Revelation 18

Chapter 18

The Fall of Babylon the Great.[a] 1 After this I saw another angel coming down from heaven. He had great authority, and his splendor illumined the earth. 2 He cried out in a mighty voice:

“Fallen, fallen is Babylon the Great!
She has become a dwelling place for demons,
a haunt for every unclean spirit
and for every filthy and loathsome bird.
3 For all the nations have drunk
the wine of the wrath of her harlotry.
The kings of the earth have committed fornication with her,
and the merchants of the earth have grown rich
from her wealth and luxury.”

4 Then I heard another voice from heaven saying:

“Depart from her, my people,
so that you will not take part in her sins
and share in her plagues.
5 For her sins are piled up as high as the heavens,
and God has remembered her crimes.
6 Pay her back as she has done to others,
and repay her double for her deeds;
mix her a double portion of her own poison.
7 Give her torment and grief
to equal the measure of her glory and luxury.
In her heart she says,
‘I rule as a queen.
I am not a widow,
and I will never experience grief.’
8 Therefore, in a single day
her plagues will come upon her:
pestilence and mourning and famine.
And she will be consumed by fire,
for mighty is the Lord God who judges her.

Funereal Ode over Rome.[b] 9 “The kings of the earth who committed fornication with her and shared in her luxury will weep and mourn over her when they behold the smoke of her immolation. 10 In terror at her torment, they will keep their distance and say:

“ ‘Woe, woe, O great city,
mighty city of Babylon.
In one hour your judgment has come.’

11 “The merchants of the earth will weep and mourn over her, since no one buys their cargo anymore: 12 their cargo of gold, silver, precious stones, and pearls; purple and scarlet cloth, silks, and fine linens; all sorts of fragrant wood and all kinds of objects of ivory, all kinds of objects of expensive wood, bronze, iron, and marble; 13 cinnamon and spices; incense, myrrh, and frankincense; wine and olive oil; fine flour and wheat; cattle and sheep; horses and chariots; and slaves, that is, human lives. They will say:

14 “ ‘The fruit you longed for
is no longer available to you.
All your riches and splendor are gone,
and you will never find them again.’

15 “The merchants of these things who made a fortune from her will stand far off, weeping and mourning aloud, and terrified as they behold her torment:

16 “ ‘Woe, woe, O great city,
clothed in fine linen and purple and scarlet,
adorned with gold, jewels, and precious stones!
17 Within one hour
all this wealth has been destroyed.’

“All the ship captains and voyagers, all the sailors and those who make their living by trading upon the sea, will stand far off 18 and exclaim as they see the smoke caused by her immolation, ‘Has there ever been a city to compare with this great city?’ 19 Then they will throw dust on their heads and with mourning and weeping cry out:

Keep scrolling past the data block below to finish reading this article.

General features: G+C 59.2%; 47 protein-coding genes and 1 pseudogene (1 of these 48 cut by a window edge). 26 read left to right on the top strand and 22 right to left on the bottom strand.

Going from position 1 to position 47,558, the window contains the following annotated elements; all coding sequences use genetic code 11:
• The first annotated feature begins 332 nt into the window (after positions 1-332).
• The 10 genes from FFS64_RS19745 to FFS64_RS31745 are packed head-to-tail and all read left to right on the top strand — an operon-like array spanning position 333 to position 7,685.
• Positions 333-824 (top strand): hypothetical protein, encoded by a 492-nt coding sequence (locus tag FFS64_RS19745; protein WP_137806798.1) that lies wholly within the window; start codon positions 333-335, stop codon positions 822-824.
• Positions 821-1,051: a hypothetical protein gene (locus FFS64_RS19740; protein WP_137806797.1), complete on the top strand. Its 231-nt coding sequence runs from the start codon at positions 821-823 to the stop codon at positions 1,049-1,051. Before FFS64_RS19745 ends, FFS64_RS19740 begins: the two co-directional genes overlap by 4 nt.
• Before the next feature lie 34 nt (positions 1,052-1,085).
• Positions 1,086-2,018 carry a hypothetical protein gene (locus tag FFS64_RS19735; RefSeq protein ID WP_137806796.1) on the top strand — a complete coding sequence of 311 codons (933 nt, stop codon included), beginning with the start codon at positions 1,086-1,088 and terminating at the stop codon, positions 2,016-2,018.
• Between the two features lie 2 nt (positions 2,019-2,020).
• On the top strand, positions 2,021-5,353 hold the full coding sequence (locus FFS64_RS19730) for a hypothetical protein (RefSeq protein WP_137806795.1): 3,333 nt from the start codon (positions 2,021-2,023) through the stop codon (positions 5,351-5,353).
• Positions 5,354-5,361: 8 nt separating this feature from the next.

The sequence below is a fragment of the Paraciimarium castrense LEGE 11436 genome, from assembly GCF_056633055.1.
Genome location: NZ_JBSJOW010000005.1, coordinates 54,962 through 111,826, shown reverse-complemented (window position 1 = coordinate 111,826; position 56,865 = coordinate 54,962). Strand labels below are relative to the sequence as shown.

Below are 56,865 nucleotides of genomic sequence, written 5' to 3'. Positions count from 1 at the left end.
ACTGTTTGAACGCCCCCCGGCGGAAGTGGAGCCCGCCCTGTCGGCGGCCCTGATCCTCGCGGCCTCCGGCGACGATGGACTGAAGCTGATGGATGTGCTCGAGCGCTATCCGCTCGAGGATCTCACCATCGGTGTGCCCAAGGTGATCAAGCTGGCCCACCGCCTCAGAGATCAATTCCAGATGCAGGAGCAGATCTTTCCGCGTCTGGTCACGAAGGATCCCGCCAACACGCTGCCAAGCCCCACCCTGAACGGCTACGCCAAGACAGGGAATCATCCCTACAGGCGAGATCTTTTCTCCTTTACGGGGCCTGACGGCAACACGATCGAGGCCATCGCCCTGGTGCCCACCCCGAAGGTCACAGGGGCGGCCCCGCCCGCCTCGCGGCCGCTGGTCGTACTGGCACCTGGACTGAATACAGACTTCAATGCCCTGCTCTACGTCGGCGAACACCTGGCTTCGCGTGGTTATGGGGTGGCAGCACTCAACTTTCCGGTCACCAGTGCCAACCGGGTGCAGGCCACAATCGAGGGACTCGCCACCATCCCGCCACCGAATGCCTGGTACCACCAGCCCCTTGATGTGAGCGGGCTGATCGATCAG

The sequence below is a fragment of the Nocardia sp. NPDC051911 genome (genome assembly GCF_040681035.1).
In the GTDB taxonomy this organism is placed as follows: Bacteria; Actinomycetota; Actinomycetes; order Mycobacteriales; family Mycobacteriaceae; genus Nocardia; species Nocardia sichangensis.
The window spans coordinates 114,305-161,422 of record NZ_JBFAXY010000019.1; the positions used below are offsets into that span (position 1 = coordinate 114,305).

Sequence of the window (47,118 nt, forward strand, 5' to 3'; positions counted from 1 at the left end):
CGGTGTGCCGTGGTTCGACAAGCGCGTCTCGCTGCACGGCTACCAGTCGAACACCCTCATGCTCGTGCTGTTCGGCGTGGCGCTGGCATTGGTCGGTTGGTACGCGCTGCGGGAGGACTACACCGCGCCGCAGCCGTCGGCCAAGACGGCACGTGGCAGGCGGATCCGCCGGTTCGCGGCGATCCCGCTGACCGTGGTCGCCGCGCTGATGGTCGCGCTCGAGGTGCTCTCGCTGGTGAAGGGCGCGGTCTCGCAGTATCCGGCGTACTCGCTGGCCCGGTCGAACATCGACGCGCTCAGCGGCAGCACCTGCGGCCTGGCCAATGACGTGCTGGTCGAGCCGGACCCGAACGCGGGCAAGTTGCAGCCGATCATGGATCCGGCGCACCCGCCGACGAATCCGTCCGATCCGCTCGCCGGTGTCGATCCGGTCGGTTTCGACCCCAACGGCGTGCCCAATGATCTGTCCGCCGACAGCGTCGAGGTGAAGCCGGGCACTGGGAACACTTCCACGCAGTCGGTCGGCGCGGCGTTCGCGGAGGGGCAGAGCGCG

“ ‘Woe, woe, O great city,
where all who had ships at sea
became rich through her wealth!
Within one hour
she has been brought to ruin.
20 Rejoice over her, O heaven,
you holy ones, apostles, and prophets!
For God has passed judgment on her for you.’ ”

21 Then a mighty angel picked up a stone the size of a large millstone and threw it into the sea, saying:

“This is how
the great city of Babylon will be thrown down,
never to be found again.
22 The sound of harpists and minstrels,
flute players and trumpeters,
will never be heard in you again.
Craftsmen of every trade
never will be found in you again.
The sound of a millstone
will never be heard in you again.
23 The light from a lamp
will never be seen in you again.
The voices of a bridegroom and bride
will never be heard in you again.
Since your merchants were the world’s great men,
all the nations were led astray by your enticements.
24 In you[c] was found the blood of the Prophets,
of the saints,
and of all who have been slain on the earth.”

Footnotes

  1. Revelation 18:1 The fall of Rome is described as if the empire were already collapsing.
  2. Revelation 18:9 Drawing upon the laments of Ezekiel over the fall of Tyre (Ezek 26–28), the author greets the fall of Rome as already complete. This satire on the ruins of the empire also harbors, in its final lines, a tone of poignant complaint. The tableau nicely sketches the maritime grandeur of Rome, the development of commercial exchanges—without forgetting the traffic in slaves and prostitutes (v. 13)—and the extraordinary accumulation of riches.
  3. Revelation 18:24 You: the Greek has “her.”

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